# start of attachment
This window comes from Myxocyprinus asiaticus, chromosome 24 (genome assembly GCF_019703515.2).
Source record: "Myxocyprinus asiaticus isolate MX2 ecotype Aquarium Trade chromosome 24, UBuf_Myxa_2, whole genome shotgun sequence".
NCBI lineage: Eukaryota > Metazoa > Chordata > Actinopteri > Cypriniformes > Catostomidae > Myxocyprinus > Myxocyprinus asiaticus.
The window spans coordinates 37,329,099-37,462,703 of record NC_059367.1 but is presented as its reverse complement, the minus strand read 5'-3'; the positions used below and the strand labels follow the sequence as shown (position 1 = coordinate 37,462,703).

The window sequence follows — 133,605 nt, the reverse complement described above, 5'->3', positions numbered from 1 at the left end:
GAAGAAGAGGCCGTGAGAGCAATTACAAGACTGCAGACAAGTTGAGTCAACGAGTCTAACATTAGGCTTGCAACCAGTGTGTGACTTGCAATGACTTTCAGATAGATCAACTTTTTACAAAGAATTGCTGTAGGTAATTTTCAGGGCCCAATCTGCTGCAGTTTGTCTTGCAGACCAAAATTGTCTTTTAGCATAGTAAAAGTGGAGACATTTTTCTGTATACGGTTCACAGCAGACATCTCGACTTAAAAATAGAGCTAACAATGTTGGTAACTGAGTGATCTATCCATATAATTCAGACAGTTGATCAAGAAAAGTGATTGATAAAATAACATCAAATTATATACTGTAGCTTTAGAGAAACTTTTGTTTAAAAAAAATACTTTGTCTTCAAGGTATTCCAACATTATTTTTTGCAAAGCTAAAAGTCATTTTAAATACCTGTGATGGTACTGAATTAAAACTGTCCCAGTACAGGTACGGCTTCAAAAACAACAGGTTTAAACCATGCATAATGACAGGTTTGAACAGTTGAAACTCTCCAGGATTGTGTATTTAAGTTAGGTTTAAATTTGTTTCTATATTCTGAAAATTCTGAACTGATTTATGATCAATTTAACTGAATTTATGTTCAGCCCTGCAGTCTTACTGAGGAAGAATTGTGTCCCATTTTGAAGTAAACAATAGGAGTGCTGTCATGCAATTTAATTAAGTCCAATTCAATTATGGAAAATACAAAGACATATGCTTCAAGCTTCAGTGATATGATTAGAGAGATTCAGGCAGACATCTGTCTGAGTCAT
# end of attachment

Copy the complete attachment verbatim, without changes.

This window comes from Myxocyprinus asiaticus, chromosome 24 (genome assembly GCF_019703515.2).
Source record: "Myxocyprinus asiaticus isolate MX2 ecotype Aquarium Trade chromosome 24, UBuf_Myxa_2, whole genome shotgun sequence".
NCBI lineage: Eukaryota > Metazoa > Chordata > Actinopteri > Cypriniformes > Catostomidae > Myxocyprinus > Myxocyprinus asiaticus.
The window spans coordinates 37,329,099-37,462,703 of record NC_059367.1 but is presented as its reverse complement, the minus strand read 5'-3'; the positions used below and the strand labels follow the sequence as shown (position 1 = coordinate 37,462,703).

The window sequence follows — 133,605 nt, the reverse complement described above, 5'->3', positions numbered from 1 at the left end:
GAAGAAGAGGCCGTGAGAGCAATTACAAGACTGCAGACAAGTTGAGTCAACGAGTCTAACATTAGGCTTGCAACCAGTGTGTGACTTGCAATGACTTTCAGATAGATCAACTTTTTACAAAGAATTGCTGTAGGTAATTTTCAGGGCCCAATCTGCTGCAGTTTGTCTTGCAGACCAAAATTGTCTTTTAGCATAGTAAAAGTGGAGACATTTTTCTGTATACGGTTCACAGCAGACATCTCGACTTAAAAATAGAGCTAACAATGTTGGTAACTGAGTGATCTATCCATATAATTCAGACAGTTGATCAAGAAAAGTGATTGATAAAATAACATCAAATTATATACTGTAGCTTTAGAGAAACTTTTGTTTAAAAAAAATACTTTGTCTTCAAGGTATTCCAACATTATTTTTTGCAAAGCTAAAAGTCATTTTAAATACCTGTGATGGTACTGAATTAAAACTGTCCCAGTACAGGTACGGCTTCAAAAACAACAGGTTTAAACCATGCATAATGACAGGTTTGAACAGTTGAAACTCTCCAGGATTGTGTATTTAAGTTAGGTTTAAATTTGTTTCTATATTCTGAAAATTCTGAACTGATTTATGATCAATTTAACTGAATTTATGTTCAGCCCTGCAGTCTTACTGAGGAAGAATTGTGTCCCATTTTGAAGTAAACAATAGGAGTGCTGTCATGCAATTTAATTAAGTCCAATTCAATTATGGAAAATACAAAGACATATGCTTCAAGCTTCAGTGATATGATTAGAGAGATTCAGGCAGACATCTGTCTGAGTCAT